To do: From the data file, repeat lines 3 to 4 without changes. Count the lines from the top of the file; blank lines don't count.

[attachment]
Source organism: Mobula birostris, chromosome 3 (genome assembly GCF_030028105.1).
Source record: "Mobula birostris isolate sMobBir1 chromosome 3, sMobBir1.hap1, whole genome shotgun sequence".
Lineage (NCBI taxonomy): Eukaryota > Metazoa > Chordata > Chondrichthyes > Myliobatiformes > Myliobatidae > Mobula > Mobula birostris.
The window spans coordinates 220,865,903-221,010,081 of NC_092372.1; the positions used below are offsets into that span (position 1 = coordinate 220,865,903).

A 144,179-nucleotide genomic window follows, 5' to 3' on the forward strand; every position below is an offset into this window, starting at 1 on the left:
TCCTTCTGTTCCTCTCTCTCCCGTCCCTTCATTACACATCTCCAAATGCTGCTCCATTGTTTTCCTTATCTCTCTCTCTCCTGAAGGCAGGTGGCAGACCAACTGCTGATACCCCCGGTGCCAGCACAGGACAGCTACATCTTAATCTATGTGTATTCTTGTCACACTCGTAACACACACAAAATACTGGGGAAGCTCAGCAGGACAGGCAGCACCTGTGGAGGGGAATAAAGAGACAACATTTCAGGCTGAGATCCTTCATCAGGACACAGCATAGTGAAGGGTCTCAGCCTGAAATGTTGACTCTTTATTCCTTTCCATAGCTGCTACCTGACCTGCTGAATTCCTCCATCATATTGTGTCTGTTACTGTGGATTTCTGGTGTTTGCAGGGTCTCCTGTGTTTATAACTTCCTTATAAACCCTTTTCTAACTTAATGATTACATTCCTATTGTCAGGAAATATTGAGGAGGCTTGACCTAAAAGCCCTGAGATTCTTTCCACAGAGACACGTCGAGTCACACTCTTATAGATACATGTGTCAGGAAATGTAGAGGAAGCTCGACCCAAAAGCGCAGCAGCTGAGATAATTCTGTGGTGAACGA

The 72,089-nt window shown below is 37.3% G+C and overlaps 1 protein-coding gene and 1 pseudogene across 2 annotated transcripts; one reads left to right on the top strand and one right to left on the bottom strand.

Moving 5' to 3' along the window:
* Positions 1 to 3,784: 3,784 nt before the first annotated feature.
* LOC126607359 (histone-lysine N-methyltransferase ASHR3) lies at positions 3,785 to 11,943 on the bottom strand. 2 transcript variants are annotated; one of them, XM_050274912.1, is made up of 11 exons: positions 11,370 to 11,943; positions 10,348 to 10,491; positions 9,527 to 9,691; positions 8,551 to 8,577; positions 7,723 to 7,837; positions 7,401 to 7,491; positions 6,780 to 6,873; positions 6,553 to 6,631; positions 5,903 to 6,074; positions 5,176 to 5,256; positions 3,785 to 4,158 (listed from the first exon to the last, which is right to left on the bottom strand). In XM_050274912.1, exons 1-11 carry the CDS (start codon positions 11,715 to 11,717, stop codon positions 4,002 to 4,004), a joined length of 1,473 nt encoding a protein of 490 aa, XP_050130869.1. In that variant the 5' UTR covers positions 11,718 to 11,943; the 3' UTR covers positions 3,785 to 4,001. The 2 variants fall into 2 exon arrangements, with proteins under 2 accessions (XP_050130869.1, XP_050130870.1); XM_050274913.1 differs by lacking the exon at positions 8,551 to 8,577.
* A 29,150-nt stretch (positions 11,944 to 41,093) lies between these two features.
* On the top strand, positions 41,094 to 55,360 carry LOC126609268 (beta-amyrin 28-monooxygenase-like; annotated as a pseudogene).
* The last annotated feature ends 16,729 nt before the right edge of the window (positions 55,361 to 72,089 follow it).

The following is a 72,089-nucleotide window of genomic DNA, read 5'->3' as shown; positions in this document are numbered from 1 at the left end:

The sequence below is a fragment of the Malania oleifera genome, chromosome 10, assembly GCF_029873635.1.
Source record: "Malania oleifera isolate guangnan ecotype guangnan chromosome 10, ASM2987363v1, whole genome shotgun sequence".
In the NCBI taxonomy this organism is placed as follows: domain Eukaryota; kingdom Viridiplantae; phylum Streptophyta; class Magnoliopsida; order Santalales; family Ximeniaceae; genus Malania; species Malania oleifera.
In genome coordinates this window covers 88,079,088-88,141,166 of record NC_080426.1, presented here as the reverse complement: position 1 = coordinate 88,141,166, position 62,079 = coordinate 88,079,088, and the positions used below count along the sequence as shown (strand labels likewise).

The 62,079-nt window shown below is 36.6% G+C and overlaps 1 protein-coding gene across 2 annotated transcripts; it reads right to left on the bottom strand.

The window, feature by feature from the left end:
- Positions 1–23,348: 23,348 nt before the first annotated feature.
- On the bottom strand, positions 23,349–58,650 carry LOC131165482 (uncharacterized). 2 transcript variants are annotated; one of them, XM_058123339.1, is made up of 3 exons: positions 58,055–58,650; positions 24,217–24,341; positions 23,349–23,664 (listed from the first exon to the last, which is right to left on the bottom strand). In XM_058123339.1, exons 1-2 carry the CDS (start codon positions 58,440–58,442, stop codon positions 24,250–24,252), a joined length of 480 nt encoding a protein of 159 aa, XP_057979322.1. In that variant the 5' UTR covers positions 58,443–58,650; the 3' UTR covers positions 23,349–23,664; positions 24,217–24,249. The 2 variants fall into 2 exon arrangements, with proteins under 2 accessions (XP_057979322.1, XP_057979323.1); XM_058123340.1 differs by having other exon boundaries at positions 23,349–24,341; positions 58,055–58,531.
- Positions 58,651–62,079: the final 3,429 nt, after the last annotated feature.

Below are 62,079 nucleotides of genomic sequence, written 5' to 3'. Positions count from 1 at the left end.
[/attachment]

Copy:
Lineage (NCBI taxonomy): Eukaryota > Metazoa > Chordata > Chondrichthyes > Myliobatiformes > Myliobatidae > Mobula > Mobula birostris.
The window spans coordinates 220,865,903-221,010,081 of NC_092372.1; the positions used below are offsets into that span (position 1 = coordinate 220,865,903).